I was hoping for a lot more from Runner, Runner (rated R). Director Brad Furman’s last film was The Lincoln Lawyer, which was a good film and writers Brian Koppelman and David Levien have some decent movies under their belts, including Ocean’s 13, The Girlfriend Experience and Rounders. I was actually surprised to see they had written Rounders as Runner Runner feels like a Rounders wannabe in the digital age.
Justin Timberlake plays Richie Furst, a graduate student trying to make his ridiculous tuition payments by playing poker online. He also steers traffic towards an online poker site and for every player he signs up he gets a fee. His school finds out and says he’s “promoting gambling.” He decides to bet all of his savings in order to raise all the tuition money he needs from now until graduation and, surprise surprise, loses it all. Turns out, however, that he was cheated.
He decides he needs to notify the owner of the online poker site, who lives in Costa Rica (because hosting online poker is now illegal in the states… I think) in an attempt to get his money back. How he can afford to fly to Costa Rica is anybody’s guess, because I thought he lost all the money he owned in a poker game… but whatever. We’ll go with it.
He’s finally able to get a meeting with Ivan Block, the man behind Midnight Black, the online poker site where Richie lost his money. Block, played by Ben Affleck, turns out to be a swell guy. He apologizes for some programmers who cheated him, returns him his money, gives him a bonus for not squealing on the internet about it, and then offers him a job. It’s too good to pass up.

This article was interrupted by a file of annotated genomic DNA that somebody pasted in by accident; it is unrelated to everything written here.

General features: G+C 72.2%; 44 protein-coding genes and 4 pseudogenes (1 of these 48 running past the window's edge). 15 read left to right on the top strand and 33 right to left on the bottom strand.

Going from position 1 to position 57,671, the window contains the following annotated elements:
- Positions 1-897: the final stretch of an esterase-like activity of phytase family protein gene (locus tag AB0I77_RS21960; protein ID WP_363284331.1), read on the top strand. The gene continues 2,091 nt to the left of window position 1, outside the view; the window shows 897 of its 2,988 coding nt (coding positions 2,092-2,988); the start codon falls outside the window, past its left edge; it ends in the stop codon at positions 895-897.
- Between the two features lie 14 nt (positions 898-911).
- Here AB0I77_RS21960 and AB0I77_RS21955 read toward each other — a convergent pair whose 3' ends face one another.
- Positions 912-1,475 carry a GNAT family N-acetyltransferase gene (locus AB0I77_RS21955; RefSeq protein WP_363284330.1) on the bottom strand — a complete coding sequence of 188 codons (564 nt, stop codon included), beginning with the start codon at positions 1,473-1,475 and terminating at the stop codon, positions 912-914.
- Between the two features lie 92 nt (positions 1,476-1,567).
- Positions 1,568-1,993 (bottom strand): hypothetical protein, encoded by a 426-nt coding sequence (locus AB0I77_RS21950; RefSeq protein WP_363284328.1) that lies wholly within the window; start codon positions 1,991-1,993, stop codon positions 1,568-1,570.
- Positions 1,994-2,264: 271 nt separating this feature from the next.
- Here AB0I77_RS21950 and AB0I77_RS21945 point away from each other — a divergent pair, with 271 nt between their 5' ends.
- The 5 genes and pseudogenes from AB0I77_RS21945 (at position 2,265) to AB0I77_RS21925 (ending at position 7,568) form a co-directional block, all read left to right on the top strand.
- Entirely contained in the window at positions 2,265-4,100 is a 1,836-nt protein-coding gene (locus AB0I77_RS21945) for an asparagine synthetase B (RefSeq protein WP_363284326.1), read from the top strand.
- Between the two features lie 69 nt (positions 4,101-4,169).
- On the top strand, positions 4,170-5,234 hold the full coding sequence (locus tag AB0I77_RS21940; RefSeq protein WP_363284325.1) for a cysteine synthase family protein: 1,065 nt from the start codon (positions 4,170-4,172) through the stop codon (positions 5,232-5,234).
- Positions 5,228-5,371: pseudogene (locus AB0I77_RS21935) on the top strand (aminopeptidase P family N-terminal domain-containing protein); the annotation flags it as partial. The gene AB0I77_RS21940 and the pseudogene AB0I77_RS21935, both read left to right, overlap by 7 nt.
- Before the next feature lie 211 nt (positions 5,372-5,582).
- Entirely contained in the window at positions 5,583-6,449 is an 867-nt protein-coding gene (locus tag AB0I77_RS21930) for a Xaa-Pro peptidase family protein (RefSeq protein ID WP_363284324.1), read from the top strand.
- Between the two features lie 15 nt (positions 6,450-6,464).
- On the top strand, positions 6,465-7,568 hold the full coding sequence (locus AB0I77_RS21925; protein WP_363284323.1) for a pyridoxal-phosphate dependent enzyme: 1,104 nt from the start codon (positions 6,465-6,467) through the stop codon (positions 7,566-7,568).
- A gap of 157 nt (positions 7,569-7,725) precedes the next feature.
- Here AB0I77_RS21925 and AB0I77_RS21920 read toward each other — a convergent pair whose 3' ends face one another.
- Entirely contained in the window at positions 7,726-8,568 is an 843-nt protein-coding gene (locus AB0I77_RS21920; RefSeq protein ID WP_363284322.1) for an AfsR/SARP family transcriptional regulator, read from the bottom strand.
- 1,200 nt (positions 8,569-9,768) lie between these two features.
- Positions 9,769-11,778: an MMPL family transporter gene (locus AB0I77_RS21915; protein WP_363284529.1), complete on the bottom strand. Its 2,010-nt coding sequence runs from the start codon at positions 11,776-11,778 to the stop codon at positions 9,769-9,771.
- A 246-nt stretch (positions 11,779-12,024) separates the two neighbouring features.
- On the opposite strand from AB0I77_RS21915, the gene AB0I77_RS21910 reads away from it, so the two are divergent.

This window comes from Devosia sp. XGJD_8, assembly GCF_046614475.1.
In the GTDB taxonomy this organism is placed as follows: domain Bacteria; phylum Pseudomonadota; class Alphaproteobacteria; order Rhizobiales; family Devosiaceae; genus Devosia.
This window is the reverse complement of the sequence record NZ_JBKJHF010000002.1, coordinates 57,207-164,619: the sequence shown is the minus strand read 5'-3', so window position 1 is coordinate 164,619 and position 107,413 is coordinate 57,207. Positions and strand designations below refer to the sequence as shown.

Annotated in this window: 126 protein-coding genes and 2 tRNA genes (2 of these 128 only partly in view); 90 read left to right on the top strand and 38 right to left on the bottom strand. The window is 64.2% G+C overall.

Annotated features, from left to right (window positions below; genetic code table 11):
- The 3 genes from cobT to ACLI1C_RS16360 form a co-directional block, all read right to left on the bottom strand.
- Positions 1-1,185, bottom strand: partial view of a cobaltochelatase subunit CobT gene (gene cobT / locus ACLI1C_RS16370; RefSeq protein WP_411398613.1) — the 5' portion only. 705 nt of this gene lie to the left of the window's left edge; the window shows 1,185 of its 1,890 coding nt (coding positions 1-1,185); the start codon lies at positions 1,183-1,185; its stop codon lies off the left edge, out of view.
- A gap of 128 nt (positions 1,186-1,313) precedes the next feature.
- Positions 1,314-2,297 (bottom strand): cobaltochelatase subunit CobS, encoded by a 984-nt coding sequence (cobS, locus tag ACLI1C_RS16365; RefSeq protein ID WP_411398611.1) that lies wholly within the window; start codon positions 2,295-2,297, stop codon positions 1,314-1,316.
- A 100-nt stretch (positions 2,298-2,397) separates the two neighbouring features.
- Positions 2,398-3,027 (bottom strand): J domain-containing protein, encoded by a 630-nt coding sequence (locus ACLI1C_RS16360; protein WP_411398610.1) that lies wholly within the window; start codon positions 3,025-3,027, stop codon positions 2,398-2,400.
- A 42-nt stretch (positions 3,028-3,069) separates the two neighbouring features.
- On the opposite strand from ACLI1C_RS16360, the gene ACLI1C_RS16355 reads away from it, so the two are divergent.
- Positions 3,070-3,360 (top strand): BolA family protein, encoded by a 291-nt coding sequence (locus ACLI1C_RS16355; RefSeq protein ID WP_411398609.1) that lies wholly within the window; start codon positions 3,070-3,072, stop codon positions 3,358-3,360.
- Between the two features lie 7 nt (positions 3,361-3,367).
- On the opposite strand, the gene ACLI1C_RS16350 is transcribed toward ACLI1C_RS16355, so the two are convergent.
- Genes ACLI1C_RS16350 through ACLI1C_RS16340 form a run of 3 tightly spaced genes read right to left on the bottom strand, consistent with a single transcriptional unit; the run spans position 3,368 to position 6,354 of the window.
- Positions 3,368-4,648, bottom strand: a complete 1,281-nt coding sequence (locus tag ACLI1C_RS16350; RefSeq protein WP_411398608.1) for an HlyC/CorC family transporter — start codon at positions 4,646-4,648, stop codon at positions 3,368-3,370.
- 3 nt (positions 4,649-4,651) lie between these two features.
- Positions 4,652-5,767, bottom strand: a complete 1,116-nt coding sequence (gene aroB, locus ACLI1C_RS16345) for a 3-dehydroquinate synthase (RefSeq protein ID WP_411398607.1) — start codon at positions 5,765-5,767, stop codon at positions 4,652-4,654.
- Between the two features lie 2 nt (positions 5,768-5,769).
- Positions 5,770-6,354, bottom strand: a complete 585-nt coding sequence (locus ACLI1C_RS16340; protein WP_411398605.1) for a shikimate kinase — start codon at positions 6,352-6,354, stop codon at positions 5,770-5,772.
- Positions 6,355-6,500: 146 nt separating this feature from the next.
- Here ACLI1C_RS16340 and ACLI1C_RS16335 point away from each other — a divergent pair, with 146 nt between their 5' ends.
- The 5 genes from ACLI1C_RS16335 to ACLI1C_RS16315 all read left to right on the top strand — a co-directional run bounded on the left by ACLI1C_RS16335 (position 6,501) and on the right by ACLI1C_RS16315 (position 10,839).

Then, quite predictably, the FBI shows up and says Block is a criminal and Richie needs to help out. Once the FBI shows up, Richie begins noticing that, yeah, maybe his boss is a criminal!
The most criminal thing about this film is that we’ve seen it all before.
It’s predictable and not particularly well written. It feels more like a Cliffs Notes version of a movie than a full movie. Justin Timberlake and Ben Affleck do the best they can with the script their given but there’s just not much there. Oh, yeah and Gemma Arterton plays Richie’s love interest who works for Block but their relationship is super weak and the only reason they fall in love is because they’re supposed to. You don’t believe it for a second.
I wish the filmmakers had given us something new and fresh rather than more of the same old same old. I give it a D.